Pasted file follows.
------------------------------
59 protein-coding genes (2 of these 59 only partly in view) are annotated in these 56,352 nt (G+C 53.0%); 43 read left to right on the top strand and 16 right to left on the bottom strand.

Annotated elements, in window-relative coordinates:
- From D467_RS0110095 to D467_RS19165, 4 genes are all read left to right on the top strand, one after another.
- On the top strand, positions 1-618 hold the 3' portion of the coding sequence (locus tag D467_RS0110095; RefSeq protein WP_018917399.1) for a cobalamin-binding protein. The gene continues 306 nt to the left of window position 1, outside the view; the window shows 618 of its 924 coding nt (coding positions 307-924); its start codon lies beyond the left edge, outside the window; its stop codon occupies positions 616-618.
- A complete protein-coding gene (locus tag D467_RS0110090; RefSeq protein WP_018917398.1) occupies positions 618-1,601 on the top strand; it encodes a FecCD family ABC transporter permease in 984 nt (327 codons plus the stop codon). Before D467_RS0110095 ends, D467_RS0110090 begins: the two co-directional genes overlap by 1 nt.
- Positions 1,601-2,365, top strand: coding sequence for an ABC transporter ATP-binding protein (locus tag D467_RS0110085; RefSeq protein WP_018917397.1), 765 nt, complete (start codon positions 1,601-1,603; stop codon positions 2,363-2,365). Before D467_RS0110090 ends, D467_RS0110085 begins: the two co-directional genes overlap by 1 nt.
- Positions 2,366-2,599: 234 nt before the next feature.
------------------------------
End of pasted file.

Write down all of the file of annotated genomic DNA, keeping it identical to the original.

59 protein-coding genes (2 of these 59 only partly in view) are annotated in these 56,352 nt (G+C 53.0%); 43 read left to right on the top strand and 16 right to left on the bottom strand.

Annotated elements, in window-relative coordinates:
- From D467_RS0110095 to D467_RS19165, 4 genes are all read left to right on the top strand, one after another.
- On the top strand, positions 1-618 hold the 3' portion of the coding sequence (locus tag D467_RS0110095; RefSeq protein WP_018917399.1) for a cobalamin-binding protein. The gene continues 306 nt to the left of window position 1, outside the view; the window shows 618 of its 924 coding nt (coding positions 307-924); its start codon lies beyond the left edge, outside the window; its stop codon occupies positions 616-618.
- A complete protein-coding gene (locus tag D467_RS0110090; RefSeq protein WP_018917398.1) occupies positions 618-1,601 on the top strand; it encodes a FecCD family ABC transporter permease in 984 nt (327 codons plus the stop codon). Before D467_RS0110095 ends, D467_RS0110090 begins: the two co-directional genes overlap by 1 nt.
- Positions 1,601-2,365, top strand: coding sequence for an ABC transporter ATP-binding protein (locus tag D467_RS0110085; RefSeq protein WP_018917397.1), 765 nt, complete (start codon positions 1,601-1,603; stop codon positions 2,363-2,365). Before D467_RS0110090 ends, D467_RS0110085 begins: the two co-directional genes overlap by 1 nt.
- Positions 2,366-2,599: 234 nt before the next feature.